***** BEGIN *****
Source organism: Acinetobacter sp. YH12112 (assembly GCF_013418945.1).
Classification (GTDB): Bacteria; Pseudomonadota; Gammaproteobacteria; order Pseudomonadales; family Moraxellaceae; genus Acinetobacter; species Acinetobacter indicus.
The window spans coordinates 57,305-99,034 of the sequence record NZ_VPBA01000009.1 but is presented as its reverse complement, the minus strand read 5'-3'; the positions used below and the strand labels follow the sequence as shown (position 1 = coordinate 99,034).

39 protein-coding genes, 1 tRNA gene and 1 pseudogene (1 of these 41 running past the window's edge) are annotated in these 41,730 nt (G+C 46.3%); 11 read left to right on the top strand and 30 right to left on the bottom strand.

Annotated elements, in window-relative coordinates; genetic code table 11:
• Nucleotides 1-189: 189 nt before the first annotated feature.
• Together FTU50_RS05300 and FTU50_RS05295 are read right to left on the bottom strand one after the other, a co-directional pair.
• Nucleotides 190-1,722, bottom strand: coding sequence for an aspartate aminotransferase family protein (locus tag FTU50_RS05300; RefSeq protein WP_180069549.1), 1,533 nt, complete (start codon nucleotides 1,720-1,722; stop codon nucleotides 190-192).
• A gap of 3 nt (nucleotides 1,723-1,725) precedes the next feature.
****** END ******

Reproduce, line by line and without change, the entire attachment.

Source organism: Acinetobacter sp. YH12112 (assembly GCF_013418945.1).
Classification (GTDB): Bacteria; Pseudomonadota; Gammaproteobacteria; order Pseudomonadales; family Moraxellaceae; genus Acinetobacter; species Acinetobacter indicus.
The window spans coordinates 57,305-99,034 of the sequence record NZ_VPBA01000009.1 but is presented as its reverse complement, the minus strand read 5'-3'; the positions used below and the strand labels follow the sequence as shown (position 1 = coordinate 99,034).

39 protein-coding genes, 1 tRNA gene and 1 pseudogene (1 of these 41 running past the window's edge) are annotated in these 41,730 nt (G+C 46.3%); 11 read left to right on the top strand and 30 right to left on the bottom strand.

Annotated elements, in window-relative coordinates; genetic code table 11:
• Nucleotides 1-189: 189 nt before the first annotated feature.
• Together FTU50_RS05300 and FTU50_RS05295 are read right to left on the bottom strand one after the other, a co-directional pair.
• Nucleotides 190-1,722, bottom strand: coding sequence for an aspartate aminotransferase family protein (locus tag FTU50_RS05300; RefSeq protein WP_180069549.1), 1,533 nt, complete (start codon nucleotides 1,720-1,722; stop codon nucleotides 190-192).
• A gap of 3 nt (nucleotides 1,723-1,725) precedes the next feature.